Getting Real About Divorce Depression

According to the CDC, there were at least 630,000 divorces and annulments in 2020. Whether you are going through a divorce yourself, you were a child with parents that divorced, or you have loved ones splitting up, you will experience divorce to some extent in your lifetime.

You are breaking up your life, divvying up your assets, determining who gets the family pets, and figuring out where your children will live, go to school, and what the visitation schedule will be. It’s incredibly stressful. Your stress impacts not only you but also your children and the mental wellness of everyone involved. It’s essential to save your mental health and your children’s even if your marriage is over.

Is Divorce Depression Real?

The street term is divorce depression, but it’s situational depression or an adjustment disorder. It will look similar to depression, but it doesn’t always need medical intervention. You may have one or all of these symptoms:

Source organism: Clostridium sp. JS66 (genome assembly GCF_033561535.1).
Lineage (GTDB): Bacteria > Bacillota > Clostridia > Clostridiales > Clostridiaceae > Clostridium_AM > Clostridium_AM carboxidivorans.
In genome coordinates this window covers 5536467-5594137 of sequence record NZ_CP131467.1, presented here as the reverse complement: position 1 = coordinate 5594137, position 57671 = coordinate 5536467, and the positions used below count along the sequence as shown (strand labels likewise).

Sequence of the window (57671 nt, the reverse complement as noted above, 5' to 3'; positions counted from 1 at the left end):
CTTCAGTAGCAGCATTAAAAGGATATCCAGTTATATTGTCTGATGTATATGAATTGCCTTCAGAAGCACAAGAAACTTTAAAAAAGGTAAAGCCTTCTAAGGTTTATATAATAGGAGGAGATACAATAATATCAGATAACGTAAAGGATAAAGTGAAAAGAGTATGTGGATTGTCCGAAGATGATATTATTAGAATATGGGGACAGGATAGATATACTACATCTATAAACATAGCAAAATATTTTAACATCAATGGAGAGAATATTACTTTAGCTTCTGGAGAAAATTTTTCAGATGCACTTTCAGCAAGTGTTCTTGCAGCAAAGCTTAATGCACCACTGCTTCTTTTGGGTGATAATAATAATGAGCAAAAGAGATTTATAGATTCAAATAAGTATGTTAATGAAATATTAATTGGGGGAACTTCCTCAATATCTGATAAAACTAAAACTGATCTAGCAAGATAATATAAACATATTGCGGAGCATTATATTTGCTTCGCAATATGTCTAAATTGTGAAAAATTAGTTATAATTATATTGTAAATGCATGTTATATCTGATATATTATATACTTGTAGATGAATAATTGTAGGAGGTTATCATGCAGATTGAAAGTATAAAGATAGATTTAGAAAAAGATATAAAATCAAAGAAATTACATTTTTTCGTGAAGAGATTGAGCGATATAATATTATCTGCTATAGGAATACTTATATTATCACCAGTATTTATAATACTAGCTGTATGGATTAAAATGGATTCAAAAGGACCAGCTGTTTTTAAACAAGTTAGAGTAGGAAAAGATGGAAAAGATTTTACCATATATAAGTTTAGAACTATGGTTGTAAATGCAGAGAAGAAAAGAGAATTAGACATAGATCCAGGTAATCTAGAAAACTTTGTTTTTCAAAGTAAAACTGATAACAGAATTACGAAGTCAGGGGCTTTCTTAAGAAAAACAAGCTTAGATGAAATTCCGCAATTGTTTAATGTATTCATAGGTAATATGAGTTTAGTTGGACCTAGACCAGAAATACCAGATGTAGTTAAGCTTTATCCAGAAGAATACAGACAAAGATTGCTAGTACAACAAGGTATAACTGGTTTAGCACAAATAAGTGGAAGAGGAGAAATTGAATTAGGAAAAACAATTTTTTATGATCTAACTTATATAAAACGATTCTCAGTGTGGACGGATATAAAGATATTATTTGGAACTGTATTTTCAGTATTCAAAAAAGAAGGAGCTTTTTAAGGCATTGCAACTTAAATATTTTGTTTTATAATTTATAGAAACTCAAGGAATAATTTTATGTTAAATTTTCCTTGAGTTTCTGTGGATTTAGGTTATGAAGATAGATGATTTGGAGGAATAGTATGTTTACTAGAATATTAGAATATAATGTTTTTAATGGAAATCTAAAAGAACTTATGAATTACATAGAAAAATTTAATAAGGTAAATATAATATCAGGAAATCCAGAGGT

• Arguments or fighting outside of your typical behavior
  • Avoidance of social commitments, family, or friends
  • Procrastinating or ignoring responsibilities
  • Difficulty focusing on tasks
  • Poor work performance

Reducing Impact on Your Children

Divorce can disrupt your children’s developmental sequence, especially when it comes to their mental and emotional wellness. Like adults going through a divorce, they can be more prone to anxiety, depression, irritability, and mood swings. They can experience disillusionment and feelings of hopelessness. However, you can take these steps to mitigate the risks: